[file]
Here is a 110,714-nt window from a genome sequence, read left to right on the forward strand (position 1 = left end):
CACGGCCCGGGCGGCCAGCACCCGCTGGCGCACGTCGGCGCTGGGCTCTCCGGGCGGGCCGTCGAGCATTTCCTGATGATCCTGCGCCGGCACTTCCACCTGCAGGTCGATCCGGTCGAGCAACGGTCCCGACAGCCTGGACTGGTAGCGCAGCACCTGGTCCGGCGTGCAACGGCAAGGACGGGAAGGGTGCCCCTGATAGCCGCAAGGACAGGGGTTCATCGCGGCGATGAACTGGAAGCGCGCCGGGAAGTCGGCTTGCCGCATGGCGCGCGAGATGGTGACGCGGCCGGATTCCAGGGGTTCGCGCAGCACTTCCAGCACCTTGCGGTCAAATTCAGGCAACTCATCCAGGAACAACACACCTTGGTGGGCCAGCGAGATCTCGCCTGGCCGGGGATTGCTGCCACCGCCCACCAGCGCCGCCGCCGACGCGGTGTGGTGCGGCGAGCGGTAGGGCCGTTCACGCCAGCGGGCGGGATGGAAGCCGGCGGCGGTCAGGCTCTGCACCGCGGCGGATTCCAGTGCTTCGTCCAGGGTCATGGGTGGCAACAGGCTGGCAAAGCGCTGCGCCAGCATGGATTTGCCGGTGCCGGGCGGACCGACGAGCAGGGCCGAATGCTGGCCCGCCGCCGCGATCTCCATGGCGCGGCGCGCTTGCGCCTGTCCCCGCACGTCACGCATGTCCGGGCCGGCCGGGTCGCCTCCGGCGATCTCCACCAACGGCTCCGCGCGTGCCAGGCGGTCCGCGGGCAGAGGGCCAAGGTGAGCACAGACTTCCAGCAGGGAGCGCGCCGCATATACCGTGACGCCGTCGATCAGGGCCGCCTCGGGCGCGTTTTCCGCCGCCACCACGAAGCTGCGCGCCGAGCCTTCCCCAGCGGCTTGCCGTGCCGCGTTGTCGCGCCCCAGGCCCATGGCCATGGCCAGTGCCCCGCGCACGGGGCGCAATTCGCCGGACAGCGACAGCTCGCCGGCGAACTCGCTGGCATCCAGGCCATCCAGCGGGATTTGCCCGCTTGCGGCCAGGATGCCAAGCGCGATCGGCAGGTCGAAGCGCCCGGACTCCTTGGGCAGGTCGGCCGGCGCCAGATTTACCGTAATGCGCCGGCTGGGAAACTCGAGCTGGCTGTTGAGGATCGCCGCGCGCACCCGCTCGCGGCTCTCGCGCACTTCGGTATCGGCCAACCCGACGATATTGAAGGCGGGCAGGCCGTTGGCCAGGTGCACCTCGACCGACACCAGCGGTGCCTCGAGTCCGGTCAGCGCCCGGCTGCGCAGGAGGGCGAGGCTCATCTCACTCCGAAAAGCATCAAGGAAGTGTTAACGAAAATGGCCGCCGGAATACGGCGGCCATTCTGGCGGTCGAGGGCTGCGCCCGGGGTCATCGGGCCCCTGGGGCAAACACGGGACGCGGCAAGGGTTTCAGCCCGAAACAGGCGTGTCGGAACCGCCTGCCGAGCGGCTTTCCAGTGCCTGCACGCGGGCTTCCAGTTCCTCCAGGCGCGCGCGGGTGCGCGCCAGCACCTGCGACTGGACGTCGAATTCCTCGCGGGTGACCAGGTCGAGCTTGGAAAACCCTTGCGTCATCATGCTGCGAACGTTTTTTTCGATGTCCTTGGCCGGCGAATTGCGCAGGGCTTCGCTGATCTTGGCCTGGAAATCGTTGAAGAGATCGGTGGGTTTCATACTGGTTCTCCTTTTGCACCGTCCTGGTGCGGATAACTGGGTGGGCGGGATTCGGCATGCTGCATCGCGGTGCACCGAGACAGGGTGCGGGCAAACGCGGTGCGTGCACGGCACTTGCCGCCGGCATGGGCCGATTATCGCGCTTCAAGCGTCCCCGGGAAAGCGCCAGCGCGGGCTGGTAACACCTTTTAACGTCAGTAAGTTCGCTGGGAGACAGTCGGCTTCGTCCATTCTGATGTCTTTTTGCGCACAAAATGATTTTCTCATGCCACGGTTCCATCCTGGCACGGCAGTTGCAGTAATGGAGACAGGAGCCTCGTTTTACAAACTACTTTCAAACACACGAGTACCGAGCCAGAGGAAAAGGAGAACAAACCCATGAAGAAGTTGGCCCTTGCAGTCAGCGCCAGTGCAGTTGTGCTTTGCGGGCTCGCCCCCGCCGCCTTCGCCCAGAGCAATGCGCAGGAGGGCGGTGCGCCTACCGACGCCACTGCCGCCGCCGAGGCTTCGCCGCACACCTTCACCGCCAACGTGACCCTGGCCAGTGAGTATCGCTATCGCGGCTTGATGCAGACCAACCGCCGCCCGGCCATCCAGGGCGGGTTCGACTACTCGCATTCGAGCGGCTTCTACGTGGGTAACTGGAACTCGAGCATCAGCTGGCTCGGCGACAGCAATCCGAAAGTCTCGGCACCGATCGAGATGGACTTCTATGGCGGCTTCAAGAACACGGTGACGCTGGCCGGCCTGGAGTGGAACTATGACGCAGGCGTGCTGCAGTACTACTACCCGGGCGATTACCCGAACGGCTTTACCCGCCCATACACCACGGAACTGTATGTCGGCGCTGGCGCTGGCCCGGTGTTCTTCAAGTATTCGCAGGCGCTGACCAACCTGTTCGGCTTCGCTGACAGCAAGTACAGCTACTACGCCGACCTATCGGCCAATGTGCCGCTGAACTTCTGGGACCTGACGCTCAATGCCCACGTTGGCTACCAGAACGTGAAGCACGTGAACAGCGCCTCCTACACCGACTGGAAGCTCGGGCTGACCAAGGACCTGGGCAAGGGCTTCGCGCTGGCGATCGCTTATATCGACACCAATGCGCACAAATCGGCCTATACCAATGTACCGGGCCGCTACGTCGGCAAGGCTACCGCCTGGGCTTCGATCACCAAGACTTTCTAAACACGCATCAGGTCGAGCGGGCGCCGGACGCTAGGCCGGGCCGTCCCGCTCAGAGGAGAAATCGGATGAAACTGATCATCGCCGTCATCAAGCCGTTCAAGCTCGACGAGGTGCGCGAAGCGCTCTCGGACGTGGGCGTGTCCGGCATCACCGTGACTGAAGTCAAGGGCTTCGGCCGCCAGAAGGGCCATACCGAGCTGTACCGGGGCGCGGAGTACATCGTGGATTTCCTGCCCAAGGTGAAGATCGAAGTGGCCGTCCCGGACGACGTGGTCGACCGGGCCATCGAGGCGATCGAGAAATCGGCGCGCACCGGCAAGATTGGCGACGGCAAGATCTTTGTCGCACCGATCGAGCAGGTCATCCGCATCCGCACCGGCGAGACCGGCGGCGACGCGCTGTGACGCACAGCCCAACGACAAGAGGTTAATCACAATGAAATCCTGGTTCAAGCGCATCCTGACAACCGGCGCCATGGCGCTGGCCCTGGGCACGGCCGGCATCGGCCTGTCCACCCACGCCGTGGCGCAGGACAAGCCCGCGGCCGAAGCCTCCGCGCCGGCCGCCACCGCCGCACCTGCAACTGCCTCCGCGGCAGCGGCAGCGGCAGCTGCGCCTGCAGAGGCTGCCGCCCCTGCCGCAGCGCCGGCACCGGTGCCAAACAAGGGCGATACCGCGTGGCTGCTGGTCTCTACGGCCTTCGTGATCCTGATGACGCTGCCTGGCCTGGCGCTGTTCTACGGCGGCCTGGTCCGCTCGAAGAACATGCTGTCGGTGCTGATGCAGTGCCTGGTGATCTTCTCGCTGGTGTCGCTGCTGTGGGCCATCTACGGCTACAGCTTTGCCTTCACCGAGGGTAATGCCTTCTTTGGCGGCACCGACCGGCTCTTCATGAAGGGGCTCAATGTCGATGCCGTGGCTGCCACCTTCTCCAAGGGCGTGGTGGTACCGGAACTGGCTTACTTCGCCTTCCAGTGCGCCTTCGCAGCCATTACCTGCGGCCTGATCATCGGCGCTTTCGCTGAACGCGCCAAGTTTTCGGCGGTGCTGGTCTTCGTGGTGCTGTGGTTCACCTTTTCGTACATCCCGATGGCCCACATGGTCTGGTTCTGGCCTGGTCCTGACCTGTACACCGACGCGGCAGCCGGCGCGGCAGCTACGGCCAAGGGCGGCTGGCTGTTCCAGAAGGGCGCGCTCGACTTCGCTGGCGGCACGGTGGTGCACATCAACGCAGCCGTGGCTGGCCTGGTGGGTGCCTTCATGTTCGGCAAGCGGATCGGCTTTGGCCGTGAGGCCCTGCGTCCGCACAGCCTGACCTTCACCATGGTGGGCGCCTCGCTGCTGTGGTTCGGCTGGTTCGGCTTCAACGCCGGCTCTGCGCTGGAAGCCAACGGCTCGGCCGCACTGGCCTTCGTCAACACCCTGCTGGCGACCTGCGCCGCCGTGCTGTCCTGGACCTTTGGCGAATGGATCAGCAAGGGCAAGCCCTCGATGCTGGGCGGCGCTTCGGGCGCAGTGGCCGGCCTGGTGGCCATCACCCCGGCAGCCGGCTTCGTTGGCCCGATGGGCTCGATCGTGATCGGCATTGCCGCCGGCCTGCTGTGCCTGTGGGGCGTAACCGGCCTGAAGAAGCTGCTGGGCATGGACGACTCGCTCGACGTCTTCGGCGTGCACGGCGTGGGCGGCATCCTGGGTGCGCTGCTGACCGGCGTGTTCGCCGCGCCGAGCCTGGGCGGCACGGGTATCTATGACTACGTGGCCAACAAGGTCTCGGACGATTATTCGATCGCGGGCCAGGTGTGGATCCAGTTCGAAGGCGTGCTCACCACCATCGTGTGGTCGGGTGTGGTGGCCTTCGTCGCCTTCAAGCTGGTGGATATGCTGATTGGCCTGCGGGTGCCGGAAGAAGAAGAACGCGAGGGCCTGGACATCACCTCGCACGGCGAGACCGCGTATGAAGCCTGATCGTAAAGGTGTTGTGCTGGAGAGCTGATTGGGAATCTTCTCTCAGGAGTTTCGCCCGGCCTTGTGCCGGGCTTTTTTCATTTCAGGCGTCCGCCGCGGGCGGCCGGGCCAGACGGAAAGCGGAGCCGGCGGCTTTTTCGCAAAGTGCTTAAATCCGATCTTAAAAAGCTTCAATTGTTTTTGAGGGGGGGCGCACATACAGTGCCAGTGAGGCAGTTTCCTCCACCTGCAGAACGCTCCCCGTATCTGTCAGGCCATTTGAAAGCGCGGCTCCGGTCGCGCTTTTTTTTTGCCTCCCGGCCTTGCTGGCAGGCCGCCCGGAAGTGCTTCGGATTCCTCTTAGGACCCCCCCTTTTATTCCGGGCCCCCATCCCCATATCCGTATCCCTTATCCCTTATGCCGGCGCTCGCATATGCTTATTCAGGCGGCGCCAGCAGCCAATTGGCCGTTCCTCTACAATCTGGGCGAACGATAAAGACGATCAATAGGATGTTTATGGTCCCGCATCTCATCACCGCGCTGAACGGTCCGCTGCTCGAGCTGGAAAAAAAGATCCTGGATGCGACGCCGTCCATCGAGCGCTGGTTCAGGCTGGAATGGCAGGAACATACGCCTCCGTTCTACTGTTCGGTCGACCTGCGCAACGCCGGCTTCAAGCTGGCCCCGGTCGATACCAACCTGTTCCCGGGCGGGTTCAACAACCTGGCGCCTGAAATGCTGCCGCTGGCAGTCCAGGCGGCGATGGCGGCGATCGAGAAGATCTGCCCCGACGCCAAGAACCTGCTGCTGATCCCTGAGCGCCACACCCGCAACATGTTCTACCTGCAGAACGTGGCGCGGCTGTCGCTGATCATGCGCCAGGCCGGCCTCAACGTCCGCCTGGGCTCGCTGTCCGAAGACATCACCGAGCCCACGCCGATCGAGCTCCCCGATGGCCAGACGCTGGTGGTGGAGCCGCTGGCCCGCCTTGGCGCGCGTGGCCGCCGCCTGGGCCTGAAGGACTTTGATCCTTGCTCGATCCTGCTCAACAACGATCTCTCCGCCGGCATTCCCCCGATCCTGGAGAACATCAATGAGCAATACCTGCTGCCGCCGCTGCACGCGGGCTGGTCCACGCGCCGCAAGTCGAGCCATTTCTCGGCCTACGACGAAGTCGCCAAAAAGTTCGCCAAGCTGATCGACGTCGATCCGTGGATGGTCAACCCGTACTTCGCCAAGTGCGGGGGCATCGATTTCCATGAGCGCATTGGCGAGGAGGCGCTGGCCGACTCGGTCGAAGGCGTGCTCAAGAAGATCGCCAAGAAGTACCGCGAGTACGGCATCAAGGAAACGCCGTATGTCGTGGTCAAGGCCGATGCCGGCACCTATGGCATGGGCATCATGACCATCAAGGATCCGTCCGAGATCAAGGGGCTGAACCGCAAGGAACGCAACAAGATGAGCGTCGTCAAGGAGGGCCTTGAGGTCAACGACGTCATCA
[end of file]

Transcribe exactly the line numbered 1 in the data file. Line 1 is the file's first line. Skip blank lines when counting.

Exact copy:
Here is a 110,714-nt window from a genome sequence, read left to right on the forward strand (position 1 = left end):